MPPT Controllers allow you to dial in control parameters like charge limit and over-voltage disconnect for any batteries. 

5. Can Wire in Series

MPPT Controllers allow you to wire your Solar array in Series whereby in PWM Controllers you can only wire the panels in parallel.

N/B It is possible to wire Solar panels in series with PWM controllers however this is not recommended for as it can easily heat up.

6. Better performance on cloudy days

Because the MPPT controller is always tracking the maximum power point it can react quickly to changes in the input Voltage. This includes when there are passing clouds and can read a drop in voltage. 

In PWM systems it will take some time for it adjusts accordingly once the clouds pass.  Meaning you will get more power from the MPPT than PWM in cloudy conditions. 

7. Temperature Regulation

MPPT controllers have a Temperature Sensor that monitors the battery temperature and makes adjustments to ensure compensation of control parameters. The Temperature Sensor may come separately with some MPPT controllers but it is an essential part to ensure it adjusts according to the Battery temperatures.

8. Remote Monitoring

MPPT Controllers have options for Remote monitoring that give information on what is happening in the system. This may include the input voltage, output voltage, input current, and output plus information about the battery including the Battery Voltage and Temperature.

Most controllers in the market are compatible with MT-50 Remote meter that can give you information on how the system is performing. It also allows you to enter custom parameters for your controller.

Other MPPT controllers like the Victron have Bluetooth Modules that can connect to your phone where you can view the performance and make changes to parameters. This is important as most solar panel systems are stored in battery compartments that are not easily accessible or away from a living area.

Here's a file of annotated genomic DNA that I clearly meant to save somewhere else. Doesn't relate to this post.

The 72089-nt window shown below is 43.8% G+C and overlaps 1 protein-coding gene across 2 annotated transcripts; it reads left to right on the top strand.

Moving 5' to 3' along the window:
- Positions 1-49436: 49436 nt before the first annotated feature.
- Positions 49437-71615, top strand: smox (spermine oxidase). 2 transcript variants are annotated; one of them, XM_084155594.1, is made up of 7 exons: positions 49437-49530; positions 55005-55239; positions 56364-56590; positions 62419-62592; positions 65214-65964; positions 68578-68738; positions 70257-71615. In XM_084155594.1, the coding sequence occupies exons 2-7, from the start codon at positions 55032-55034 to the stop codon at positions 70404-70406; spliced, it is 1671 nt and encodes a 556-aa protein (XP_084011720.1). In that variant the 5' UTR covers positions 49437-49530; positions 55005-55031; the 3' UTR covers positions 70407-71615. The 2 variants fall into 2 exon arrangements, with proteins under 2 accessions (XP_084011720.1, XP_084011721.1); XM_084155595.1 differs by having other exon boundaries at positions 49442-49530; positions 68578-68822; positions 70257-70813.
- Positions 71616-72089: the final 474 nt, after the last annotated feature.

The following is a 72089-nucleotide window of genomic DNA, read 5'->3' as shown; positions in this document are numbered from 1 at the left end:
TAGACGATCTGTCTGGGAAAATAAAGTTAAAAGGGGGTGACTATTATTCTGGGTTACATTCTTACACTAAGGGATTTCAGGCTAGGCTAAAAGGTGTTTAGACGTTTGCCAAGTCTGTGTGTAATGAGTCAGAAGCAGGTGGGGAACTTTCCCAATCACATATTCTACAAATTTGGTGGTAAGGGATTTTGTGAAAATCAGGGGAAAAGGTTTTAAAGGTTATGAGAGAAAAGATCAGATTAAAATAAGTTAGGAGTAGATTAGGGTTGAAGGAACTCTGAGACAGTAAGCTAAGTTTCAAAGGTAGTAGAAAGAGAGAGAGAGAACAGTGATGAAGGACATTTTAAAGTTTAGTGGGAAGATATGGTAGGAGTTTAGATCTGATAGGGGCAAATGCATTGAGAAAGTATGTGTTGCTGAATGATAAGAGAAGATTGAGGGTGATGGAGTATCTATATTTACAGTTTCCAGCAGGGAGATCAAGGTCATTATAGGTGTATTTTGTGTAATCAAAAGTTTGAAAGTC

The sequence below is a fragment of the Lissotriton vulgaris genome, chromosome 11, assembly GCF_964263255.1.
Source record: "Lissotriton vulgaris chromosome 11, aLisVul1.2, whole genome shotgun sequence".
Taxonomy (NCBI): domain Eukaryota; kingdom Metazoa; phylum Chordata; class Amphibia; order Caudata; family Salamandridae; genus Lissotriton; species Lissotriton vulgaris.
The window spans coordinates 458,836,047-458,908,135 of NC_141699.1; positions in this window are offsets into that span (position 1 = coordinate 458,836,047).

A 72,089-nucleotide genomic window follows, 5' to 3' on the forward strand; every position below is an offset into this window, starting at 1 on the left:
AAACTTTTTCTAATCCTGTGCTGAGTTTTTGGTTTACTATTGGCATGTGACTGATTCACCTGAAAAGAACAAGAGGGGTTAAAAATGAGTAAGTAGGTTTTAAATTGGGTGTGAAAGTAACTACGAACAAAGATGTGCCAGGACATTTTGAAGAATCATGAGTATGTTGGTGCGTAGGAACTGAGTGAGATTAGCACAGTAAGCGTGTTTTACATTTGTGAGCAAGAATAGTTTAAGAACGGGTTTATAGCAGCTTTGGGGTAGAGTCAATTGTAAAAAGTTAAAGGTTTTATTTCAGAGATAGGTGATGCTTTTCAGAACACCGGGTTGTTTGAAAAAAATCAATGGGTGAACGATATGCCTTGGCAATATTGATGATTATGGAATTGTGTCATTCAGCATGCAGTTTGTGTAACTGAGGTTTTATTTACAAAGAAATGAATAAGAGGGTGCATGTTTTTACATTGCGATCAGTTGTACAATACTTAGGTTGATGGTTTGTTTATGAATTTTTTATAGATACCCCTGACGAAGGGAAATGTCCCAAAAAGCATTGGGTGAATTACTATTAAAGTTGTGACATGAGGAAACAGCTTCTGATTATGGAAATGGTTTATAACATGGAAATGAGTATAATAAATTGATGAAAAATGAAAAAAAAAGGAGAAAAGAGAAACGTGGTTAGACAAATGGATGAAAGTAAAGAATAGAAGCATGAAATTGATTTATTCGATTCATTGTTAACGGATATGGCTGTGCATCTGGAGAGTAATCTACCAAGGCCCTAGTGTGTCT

9. Software and Applications

An MPPT Controller like the Renogy Series Controllers comes with a PC Communication cable that can be hooked up to your computer. This allows for monitoring but you can also set parameters through Software provided by the Company.

The Victron also has an Android phone application that is user-friendly and gives a lot of data on what is happening on the controller. The data includes power, voltages, input, and output current, and also includes historical performances.  You can also export the data on a CSV file.

10. Equalization

Some MPPT Chargers will routinely (once a month) apply an equalizing charge. This is intentionally overcharging Lead Acid batteries to remove sulfate crystals that build up on the plates over time.

There are still options where you may consider PWM controllers over MPPT Controllers. MPPT Controllers don’t come cheap and if you have a small solar system where extra efficiency is not necessary you may forgo the MPPT Controller.

Also, PWM controllers provide the necessary protection for your battery which is the main purpose for the controller.